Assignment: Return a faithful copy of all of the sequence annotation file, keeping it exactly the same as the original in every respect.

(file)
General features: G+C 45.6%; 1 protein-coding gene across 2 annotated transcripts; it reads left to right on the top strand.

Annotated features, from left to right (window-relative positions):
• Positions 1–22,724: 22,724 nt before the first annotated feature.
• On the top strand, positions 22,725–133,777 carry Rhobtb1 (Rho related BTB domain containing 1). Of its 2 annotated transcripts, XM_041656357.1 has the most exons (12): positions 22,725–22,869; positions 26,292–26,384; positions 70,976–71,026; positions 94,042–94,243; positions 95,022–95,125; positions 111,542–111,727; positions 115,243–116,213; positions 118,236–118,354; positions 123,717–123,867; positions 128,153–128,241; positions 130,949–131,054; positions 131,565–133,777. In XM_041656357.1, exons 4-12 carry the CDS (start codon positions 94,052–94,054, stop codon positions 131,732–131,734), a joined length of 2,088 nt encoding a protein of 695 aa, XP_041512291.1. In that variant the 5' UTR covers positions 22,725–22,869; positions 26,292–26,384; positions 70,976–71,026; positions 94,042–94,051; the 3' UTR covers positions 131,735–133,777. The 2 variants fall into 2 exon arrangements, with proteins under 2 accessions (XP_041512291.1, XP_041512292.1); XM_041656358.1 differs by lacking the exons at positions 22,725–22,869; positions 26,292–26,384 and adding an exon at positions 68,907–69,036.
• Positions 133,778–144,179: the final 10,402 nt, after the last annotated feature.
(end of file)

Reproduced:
General features: G+C 45.6%; 1 protein-coding gene across 2 annotated transcripts; it reads left to right on the top strand.

Annotated features, from left to right (window-relative positions):
• Positions 1–22,724: 22,724 nt before the first annotated feature.
• On the top strand, positions 22,725–133,777 carry Rhobtb1 (Rho related BTB domain containing 1). Of its 2 annotated transcripts, XM_041656357.1 has the most exons (12): positions 22,725–22,869; positions 26,292–26,384; positions 70,976–71,026; positions 94,042–94,243; positions 95,022–95,125; positions 111,542–111,727; positions 115,243–116,213; positions 118,236–118,354; positions 123,717–123,867; positions 128,153–128,241; positions 130,949–131,054; positions 131,565–133,777. In XM_041656357.1, exons 4-12 carry the CDS (start codon positions 94,052–94,054, stop codon positions 131,732–131,734), a joined length of 2,088 nt encoding a protein of 695 aa, XP_041512291.1. In that variant the 5' UTR covers positions 22,725–22,869; positions 26,292–26,384; positions 70,976–71,026; positions 94,042–94,051; the 3' UTR covers positions 131,735–133,777. The 2 variants fall into 2 exon arrangements, with proteins under 2 accessions (XP_041512291.1, XP_041512292.1); XM_041656358.1 differs by lacking the exons at positions 22,725–22,869; positions 26,292–26,384 and adding an exon at positions 68,907–69,036.
• Positions 133,778–144,179: the final 10,402 nt, after the last annotated feature.